- Medium-term rental subsidy (1 – 3 years) designed to help households quickly exit homelessness, return to housing in the community, and not become homeless again. While OPH is longer than Rapid Re-housing, it also typically combines financial assistance and supportive services to help households access and stabilize in housing. The lease for the housing unit is between the landlord and program participant. This housing type is including the Continuum of Care (CoC)’s Housing Inventory Count. In Charlotte-Mecklenburg, OPH exists through an arrangement between the Charlotte Housing Authority (CHA) and several local housing programs. CHA provides a number of time-limited Housing Choice Vouchers to each program in order to administer, according to CHA guidelines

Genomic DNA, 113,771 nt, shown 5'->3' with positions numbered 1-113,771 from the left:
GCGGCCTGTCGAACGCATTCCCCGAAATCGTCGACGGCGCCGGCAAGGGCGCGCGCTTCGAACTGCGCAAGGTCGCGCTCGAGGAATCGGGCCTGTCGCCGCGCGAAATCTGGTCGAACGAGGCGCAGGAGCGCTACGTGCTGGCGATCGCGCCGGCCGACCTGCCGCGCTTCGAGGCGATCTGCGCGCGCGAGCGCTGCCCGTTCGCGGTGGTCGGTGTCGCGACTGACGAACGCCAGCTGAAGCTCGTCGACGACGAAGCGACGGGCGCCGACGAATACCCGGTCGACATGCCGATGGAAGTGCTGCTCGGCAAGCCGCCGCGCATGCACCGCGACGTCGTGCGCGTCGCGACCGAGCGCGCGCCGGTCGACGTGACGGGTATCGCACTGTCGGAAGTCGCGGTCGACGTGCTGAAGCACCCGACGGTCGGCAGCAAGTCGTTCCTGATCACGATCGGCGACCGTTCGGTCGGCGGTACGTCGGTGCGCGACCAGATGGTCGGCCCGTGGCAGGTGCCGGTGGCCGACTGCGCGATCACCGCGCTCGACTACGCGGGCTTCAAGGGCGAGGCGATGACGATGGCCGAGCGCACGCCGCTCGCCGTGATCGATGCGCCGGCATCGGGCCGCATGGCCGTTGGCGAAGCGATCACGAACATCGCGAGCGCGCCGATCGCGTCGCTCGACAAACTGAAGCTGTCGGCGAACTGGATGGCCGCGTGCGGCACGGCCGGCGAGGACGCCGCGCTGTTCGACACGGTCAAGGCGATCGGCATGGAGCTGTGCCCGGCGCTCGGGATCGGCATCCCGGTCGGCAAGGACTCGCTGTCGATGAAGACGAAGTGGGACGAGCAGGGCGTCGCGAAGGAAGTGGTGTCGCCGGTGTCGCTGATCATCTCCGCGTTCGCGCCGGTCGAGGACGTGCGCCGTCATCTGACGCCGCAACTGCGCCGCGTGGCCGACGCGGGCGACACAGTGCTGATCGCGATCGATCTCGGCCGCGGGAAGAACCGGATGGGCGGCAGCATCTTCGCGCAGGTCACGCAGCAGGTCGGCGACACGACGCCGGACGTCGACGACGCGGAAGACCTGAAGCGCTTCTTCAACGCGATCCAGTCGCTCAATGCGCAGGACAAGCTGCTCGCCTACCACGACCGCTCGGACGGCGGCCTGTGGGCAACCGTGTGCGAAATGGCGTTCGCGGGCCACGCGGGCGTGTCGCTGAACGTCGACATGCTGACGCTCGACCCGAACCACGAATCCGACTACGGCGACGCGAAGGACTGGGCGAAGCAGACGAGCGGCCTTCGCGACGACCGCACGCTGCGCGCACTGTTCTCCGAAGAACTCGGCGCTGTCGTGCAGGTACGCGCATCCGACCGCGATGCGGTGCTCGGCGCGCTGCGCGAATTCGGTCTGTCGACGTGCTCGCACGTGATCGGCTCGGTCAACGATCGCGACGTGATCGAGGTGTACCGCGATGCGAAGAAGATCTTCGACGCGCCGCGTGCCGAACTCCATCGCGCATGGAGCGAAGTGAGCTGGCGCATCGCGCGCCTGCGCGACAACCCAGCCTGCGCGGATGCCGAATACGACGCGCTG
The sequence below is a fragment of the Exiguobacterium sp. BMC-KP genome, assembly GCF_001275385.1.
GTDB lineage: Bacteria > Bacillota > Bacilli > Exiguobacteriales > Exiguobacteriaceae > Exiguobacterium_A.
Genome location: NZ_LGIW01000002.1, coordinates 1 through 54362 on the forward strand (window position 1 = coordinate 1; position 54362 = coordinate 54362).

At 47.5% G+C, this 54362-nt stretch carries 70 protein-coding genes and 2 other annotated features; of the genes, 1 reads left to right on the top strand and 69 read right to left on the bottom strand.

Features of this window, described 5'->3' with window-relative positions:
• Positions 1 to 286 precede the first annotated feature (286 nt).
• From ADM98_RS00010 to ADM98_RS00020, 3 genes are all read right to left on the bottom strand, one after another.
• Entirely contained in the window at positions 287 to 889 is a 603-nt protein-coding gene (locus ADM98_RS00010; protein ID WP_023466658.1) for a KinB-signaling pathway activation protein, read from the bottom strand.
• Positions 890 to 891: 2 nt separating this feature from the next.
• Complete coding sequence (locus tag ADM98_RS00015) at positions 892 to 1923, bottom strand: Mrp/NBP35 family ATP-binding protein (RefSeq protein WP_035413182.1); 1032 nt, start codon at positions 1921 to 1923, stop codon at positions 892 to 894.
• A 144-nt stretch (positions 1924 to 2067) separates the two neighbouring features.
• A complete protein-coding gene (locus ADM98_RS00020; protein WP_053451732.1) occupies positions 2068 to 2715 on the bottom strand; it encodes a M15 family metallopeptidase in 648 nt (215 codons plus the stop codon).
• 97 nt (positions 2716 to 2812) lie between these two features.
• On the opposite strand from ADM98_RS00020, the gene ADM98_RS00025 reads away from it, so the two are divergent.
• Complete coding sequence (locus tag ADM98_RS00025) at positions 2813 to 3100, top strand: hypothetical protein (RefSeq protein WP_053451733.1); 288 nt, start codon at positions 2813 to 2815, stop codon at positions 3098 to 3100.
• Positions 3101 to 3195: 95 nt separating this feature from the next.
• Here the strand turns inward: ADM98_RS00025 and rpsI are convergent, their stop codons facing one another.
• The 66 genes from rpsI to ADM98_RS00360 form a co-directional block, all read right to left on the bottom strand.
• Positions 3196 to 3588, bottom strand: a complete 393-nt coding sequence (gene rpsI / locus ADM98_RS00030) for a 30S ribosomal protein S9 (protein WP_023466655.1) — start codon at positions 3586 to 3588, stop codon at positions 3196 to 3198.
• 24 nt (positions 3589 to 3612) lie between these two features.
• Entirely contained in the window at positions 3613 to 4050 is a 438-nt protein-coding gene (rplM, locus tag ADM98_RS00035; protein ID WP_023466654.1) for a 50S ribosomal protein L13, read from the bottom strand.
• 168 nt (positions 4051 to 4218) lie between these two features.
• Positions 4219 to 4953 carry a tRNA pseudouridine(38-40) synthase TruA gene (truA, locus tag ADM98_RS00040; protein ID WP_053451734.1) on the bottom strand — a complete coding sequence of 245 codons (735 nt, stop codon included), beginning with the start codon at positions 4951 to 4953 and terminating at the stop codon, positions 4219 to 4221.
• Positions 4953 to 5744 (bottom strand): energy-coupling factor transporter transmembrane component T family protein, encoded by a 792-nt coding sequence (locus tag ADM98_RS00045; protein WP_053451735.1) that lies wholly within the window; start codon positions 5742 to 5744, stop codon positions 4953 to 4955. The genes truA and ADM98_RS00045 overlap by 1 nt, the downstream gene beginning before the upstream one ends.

Housing Choice Vouchers (HCV)